The Boys in the Trees, by Mary Swan

This remarkable novel is a mystery like no other I’ve read. There is a crime, to be sure, but we know who did it and more or less why. Swan ignores the conventions of the mystery genre and instead explores the effects of the crime on the inhabitants of the small town where it occurred. While moving forward in time linearly for the most part, each chapter is told from the perspective of a different character: the father as a child hiding in a tree, the mother telling of her children’s births, the doctor who treated one of the girls, the playmate of the other, the girls themselves.

Longtime readers of this blog will know that I am not a fan of narratives with multiple points of view. Perhaps I am simply becoming a crotchety curmudgeon, preferring the sustained 19th century narratives—my first favorite reading—to the frenetic jump-cutting of some modern novels. And it’s true: I prefer to have only one window open at a time on the computer, and cannot stand the little commercials that have started popping up in the corner of the television screen over the last few years. Perhaps I’m too easily distracted, or too linear a thinker.

I prefer to believe, though, that it’s just a very difficult task, writing multiple points of view, and most writers who try just aren’t up to the challenge. Some, though not all, are successful when alternating chapters between the perspectives of two or three characters. Even then, the stronger narratives employ these changes in succession rather than going back and forth with each chapter. Worst of all is when we jump from one character’s head to another within a single scene.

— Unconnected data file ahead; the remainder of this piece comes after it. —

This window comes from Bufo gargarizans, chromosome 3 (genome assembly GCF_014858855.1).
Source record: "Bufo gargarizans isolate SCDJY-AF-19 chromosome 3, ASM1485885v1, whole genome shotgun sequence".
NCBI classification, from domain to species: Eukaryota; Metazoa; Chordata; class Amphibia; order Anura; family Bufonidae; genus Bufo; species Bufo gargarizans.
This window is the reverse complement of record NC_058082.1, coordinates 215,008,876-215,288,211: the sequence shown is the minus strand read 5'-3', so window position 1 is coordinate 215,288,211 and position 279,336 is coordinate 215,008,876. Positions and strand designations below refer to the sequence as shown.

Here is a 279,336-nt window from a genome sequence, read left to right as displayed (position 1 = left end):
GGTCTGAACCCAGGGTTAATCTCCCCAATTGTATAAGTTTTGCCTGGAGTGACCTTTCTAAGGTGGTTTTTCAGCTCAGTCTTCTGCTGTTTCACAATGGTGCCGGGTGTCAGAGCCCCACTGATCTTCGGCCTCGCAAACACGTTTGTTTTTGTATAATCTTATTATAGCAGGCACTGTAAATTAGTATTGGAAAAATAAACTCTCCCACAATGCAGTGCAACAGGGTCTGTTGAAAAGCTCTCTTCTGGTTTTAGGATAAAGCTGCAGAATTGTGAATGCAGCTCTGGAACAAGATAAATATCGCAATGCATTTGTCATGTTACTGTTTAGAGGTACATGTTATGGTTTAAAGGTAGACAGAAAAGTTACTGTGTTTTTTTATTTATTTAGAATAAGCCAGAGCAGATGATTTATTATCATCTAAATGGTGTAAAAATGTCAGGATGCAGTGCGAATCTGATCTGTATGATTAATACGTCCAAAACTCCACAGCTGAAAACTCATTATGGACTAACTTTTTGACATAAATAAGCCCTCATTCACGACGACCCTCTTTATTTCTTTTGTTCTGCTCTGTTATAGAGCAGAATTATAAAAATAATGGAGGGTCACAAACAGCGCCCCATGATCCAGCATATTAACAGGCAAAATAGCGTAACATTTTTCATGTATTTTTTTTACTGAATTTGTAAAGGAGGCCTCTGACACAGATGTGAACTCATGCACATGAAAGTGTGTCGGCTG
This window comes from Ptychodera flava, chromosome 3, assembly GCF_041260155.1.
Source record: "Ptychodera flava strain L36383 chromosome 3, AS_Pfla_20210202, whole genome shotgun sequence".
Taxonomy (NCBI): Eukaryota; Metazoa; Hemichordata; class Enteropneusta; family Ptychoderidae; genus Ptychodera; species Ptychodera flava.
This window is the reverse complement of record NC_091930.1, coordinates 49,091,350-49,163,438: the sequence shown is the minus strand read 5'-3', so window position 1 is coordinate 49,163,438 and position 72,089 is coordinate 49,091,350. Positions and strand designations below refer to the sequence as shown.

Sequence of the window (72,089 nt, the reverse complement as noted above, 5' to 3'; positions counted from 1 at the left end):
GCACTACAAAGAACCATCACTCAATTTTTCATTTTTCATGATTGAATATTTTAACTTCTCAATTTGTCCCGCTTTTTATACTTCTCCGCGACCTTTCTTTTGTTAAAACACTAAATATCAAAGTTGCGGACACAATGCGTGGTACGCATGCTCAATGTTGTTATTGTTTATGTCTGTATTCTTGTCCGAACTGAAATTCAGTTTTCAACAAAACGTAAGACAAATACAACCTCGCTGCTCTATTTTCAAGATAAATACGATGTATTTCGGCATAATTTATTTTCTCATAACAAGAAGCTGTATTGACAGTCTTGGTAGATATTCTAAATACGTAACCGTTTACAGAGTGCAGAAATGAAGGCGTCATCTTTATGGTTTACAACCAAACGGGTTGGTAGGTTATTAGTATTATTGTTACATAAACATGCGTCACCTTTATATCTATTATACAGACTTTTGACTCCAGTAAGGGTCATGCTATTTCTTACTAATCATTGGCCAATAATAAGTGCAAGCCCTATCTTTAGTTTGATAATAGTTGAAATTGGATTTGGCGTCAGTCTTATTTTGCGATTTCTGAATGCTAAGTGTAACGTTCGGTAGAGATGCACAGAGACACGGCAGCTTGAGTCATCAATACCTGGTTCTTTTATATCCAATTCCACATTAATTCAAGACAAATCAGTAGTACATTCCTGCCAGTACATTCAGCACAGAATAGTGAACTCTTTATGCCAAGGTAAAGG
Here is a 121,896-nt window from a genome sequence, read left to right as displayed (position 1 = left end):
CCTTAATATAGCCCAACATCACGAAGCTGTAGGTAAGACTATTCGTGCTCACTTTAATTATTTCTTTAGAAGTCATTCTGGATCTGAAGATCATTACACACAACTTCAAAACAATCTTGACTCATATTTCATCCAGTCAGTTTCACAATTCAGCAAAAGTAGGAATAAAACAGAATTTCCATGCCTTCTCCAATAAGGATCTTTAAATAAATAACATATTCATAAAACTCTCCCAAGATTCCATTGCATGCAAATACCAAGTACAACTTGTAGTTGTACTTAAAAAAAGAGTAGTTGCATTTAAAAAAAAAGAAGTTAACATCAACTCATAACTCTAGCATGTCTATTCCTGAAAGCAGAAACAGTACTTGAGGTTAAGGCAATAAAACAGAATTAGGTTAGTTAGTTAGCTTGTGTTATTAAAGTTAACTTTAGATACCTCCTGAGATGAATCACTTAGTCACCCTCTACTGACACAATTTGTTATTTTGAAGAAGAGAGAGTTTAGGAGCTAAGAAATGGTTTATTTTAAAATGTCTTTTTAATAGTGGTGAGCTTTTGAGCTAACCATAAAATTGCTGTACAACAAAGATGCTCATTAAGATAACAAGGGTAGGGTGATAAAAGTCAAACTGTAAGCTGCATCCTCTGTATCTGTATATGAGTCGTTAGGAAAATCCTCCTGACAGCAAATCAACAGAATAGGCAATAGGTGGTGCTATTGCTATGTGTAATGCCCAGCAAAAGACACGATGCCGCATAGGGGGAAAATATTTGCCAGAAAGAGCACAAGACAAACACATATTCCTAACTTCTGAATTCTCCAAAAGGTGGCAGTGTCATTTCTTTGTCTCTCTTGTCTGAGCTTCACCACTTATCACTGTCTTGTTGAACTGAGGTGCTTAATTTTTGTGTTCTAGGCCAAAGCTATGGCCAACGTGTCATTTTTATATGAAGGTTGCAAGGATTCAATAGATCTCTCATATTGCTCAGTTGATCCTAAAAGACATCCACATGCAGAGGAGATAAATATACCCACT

Here, each chapter stays with a single character. Although I found it a little confusing at first, the quality of writing was such that it was worth making the effort to reorient myself at the beginning of each chapter. Swan uses little imagery, relying instead on the things of this world to take us into the lives of these people living, first in England at the end of the 19th century, and then in a small town in Canada. We inhabit each character, whether it is a little boy sneaking out of the house before dawn and walking through the sleeping town, a woman watching the image appear the first time she develops a photograph, or a man gradually growing more inebriated as he sits over a long dinner with other men of the town trying to make sense of the events that have engulfed them.

Turning the last page, I was startled to realise how invested I had become in these people and their town. Even such short accounts bring out the depth of emotion, the reality of these lives. Together they make up a mosaic reflecting our fractured reality, our distinct perceptions and personal filters. Just as individuals must function within the web of society, so these stories together reveal the cumulative effects of this crime and its aftermath and left me thinking about the lasting effects of a single incident. There are many turning points here, often small events in themselves—decisions made, undeserved hardships endured—that gradually shape these lives. I don’t believe in fate, but I do believe that we are changed and molded, even our very brain chemistry altered, by the happenings large and small that make up our histories.

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